The most striking thing about Dave Longstreth's Mount Wittenberg Orca is that it's anything more than an art-pop pipe dream. Pairing the vocal pyrotechnics of his Dirty Projectors with elven iconoclast Björk for a song cycle about a family of Californian whales seems too good/weird to be true, but here it is, with all profits from the 21-minute EP going to the National Geographic Society's Oceans Initiative.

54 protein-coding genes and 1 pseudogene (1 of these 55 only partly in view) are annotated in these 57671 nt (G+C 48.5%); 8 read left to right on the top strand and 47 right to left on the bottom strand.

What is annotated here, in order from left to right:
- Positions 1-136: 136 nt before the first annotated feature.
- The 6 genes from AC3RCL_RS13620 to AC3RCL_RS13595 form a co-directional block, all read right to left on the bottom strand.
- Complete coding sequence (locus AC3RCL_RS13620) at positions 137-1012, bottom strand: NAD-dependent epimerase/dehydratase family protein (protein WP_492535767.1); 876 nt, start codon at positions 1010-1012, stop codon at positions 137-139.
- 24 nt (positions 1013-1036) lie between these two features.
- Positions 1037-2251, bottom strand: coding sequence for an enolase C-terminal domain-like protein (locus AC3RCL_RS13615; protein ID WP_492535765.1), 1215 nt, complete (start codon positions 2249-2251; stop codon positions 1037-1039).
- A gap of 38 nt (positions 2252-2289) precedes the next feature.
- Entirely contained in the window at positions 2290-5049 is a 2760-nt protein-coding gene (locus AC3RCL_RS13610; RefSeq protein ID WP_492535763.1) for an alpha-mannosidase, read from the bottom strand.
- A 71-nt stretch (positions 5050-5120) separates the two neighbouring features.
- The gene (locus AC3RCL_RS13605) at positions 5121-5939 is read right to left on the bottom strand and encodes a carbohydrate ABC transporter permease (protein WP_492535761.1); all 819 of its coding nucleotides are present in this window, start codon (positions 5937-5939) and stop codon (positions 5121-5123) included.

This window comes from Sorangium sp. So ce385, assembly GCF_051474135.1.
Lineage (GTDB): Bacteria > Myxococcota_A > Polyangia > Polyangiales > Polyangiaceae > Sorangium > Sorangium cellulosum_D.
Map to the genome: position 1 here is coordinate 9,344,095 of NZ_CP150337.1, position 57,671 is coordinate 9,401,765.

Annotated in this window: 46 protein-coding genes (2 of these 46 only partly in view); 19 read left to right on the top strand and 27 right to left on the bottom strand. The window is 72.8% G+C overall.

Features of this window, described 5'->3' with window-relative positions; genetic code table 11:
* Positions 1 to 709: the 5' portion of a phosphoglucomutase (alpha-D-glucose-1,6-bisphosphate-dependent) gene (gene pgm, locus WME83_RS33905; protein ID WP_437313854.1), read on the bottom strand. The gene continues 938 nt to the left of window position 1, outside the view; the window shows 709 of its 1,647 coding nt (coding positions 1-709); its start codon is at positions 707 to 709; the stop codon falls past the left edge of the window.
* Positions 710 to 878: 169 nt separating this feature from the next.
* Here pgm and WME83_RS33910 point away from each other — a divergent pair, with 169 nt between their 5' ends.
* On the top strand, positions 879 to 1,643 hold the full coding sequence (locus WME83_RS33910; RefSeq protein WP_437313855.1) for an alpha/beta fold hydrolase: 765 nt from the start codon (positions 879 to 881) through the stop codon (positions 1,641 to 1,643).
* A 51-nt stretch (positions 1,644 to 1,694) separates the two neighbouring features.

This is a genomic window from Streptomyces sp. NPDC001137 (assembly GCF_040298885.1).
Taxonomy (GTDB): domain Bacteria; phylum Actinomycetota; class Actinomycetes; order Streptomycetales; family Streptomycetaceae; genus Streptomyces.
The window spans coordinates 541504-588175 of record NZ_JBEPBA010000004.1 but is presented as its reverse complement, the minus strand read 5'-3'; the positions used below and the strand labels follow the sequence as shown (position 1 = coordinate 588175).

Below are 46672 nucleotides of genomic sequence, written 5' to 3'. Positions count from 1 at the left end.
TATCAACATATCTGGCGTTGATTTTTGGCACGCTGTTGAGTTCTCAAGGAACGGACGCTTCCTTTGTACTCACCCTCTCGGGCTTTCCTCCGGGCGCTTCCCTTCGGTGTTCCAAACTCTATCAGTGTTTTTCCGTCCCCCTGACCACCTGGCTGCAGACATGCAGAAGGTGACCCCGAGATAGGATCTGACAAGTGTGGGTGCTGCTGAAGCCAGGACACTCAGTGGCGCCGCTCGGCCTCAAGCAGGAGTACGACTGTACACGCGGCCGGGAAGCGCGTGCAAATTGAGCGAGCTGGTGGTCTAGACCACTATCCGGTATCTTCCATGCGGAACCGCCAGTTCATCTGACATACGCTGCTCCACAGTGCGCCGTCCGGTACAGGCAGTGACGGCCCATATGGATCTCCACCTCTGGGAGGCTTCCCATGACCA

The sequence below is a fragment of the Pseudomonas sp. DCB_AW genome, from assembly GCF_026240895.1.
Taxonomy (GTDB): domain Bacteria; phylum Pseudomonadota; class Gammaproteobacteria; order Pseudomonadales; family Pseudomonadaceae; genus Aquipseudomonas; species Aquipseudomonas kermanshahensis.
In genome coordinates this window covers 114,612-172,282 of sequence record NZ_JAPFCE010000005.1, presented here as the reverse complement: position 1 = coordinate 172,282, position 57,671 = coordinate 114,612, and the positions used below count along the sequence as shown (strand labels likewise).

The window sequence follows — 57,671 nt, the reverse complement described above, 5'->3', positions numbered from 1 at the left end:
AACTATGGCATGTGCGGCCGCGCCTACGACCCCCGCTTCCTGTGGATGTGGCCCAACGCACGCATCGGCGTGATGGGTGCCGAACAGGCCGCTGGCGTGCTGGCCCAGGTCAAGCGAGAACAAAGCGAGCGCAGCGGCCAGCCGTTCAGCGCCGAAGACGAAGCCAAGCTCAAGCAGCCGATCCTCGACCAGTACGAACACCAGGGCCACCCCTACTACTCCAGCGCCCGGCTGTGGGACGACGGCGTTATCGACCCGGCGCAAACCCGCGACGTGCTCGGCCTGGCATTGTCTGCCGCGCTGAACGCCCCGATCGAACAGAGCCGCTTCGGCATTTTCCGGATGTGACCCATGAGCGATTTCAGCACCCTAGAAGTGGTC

Written in a matter of weeks for a 2009 benefit show, then recorded on the quick earlier this year, the seven-part suite presents subdued variations on the fractured sing-song of the Projectors' breakthrough Bitte Orca, drastically downplaying Longstreth's spindly electric guitar in favor of rhythmic vocal compositions. (The one exception: "No Embrace," which wouldn't have sounded at all out of place on that record.) The most interesting thing about Wittenberg may be how thoroughly Björk—playing the role of mama whale to DP ingenues Amber Coffman and Angel Deradoorian's eager-to-please babies—adapts to the ensemble setting. Though she sings lead on joyful highlight "On and Ever Onward" and two other tracks, just as much focus is placed on the interplay with her baby whales in the EP's wordless, cooing undercurrent. (Longstreth, apparently unfazed by his high-profile guest, gives himself equal time in the spotlight as Wittenberg's cliffbound human narrator.) In the end, then, it's Coffman and Deradoorian that should be proudest of their work here, not only for the delightful showcase "Beautiful Mother" but also for the fact that on the bulk of the record it's hard to tell which voice is Björk's. Is there higher praise?